Pentecost was the second of the three great Pilgrimage Festivals celebrated by Israel, feasts which imposed a pilgrimage to Jerusalem upon Israelites. The other two were the Feast of Passover and the Feast of Tabernacles. The Passover commemorated the sparing of the Israelites when God’s avenging angel passed by their homes and slew the first-born of the Egyptians (Exodus 11:1-10). The Feast of Tabernacles (also called the Feast of Booths) was a harvest festival, celebrated in the fall. Pentecost, the Feast of Weeks, was also a harvest feast, but it marked the spring harvest, and was called the day of the first fruits (Numbers 28:26-31). It was a day of Sabbath observance, marked by prayer and sacrifice. This was the feast, the harvest feast, which Christ’s followers were celebrating, when “suddenly there came from the sky a noise like a strong driving wind, and it filled the entire house in which they were. Then there appeared to them tongues as of fire, which parted and came to rest on each one of them. And they were all filled with the holy Spirit and began to speak in different tongues, as the Spirit enabled them to proclaim” (Acts 2:1-4).
If anyone has ever worked with a group or committee that had a special project, you would know that success was dependent on the commitment of the members of the group, that the group shared the same ideas and principles and that they had the same goal. In other words they were united in their work for success of the project. Although the members of the group may have had different gifts and talents, they came from different backgrounds, and may have differed in other parts of their lives; it did not matter as long as there was a common goal and unity.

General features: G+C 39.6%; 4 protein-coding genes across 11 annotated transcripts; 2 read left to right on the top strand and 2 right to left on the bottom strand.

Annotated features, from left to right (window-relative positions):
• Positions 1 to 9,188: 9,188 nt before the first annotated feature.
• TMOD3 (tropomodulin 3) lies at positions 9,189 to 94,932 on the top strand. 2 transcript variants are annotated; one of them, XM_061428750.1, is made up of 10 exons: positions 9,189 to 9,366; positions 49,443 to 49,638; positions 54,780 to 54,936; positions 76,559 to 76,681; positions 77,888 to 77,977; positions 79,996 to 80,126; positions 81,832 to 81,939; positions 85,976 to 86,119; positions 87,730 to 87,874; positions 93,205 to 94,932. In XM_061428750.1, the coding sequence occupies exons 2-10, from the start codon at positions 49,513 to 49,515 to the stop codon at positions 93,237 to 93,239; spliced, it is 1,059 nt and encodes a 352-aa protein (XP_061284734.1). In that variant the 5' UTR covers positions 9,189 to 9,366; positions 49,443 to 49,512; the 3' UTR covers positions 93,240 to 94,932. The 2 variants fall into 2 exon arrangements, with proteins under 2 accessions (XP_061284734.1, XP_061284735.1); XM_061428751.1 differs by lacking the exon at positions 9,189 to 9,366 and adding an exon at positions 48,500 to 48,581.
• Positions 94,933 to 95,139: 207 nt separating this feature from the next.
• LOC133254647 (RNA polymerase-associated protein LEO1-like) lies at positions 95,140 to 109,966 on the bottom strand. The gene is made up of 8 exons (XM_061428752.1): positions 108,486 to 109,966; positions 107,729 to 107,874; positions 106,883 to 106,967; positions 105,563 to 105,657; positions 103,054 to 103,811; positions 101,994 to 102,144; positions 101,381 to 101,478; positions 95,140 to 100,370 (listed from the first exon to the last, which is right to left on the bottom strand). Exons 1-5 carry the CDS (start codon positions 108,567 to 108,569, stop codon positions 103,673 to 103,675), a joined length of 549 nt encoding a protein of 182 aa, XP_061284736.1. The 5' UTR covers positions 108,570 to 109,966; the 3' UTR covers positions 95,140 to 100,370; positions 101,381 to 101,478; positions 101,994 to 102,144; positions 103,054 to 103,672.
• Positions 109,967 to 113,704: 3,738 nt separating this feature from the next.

The final wishes or words of a loved one nearing death have a way of remaining with us. As a priest, I can think of various occasions where I have had the privilege of being with parishioners and/or family members as they saw a loved one prepare to go home to God.
This passage in John’s gospel is often referred to as Jesus’ farewell discourse. Jesus has an appreciation of the end of his earthly life approaching, and with a sense of urgency is offering some parting words about what He thinks is most important for us to remember.
Frank – the little story goes – was worried that the lady he married forty years ago was growing deaf. So one day when she was working in the garden, he went out, stood on the other side of the yard, about thirty feet behind her, and called out, “Mary!”
Jesus is famous for telling his disciples, “Unless you become like little children, you cannot enter the kingdom of God” (Matt 18:3). But what does that mean? How does a person become like a child again? Surely, Jesus does not mean we must become physically small and chronologically young, since that’s impossible. In John’s gospel, Jesus tells Nicodemus that we must be born again, but he doesn’t mean that we must come forth from our mother’s womb once more.
Easter is a time of year in which each of us has the opportunity for an “extreme makeover.” So many of the reality TV shows available to us are about such makeovers, but they all have to do with a transformation that is superficial. A Christian Easter makeover is about an in-depth transformation – one in which the Risen One living within us as Light of our lives, illuminates us deeply within our core, opening up the dark spaces in our existence, so that the image and likeness of God in which we were created can once again shine.
Good Friday was the end of the journey for the Pilgrim God, Jesus Christ. After 33 years of walking and talking with human beings he ended his pilgrimage on earth by dying on the cross. Easter Sunday was the beginning of his life as God Triumphant, his life beyond death.
Today’s great feast, Pentecost – the birthday of the Church – recalls another great story in our salvation history. This feast of Pentecost makes me think of a story that God’s people began to tell many, many centuries before today’s powerful events occurred.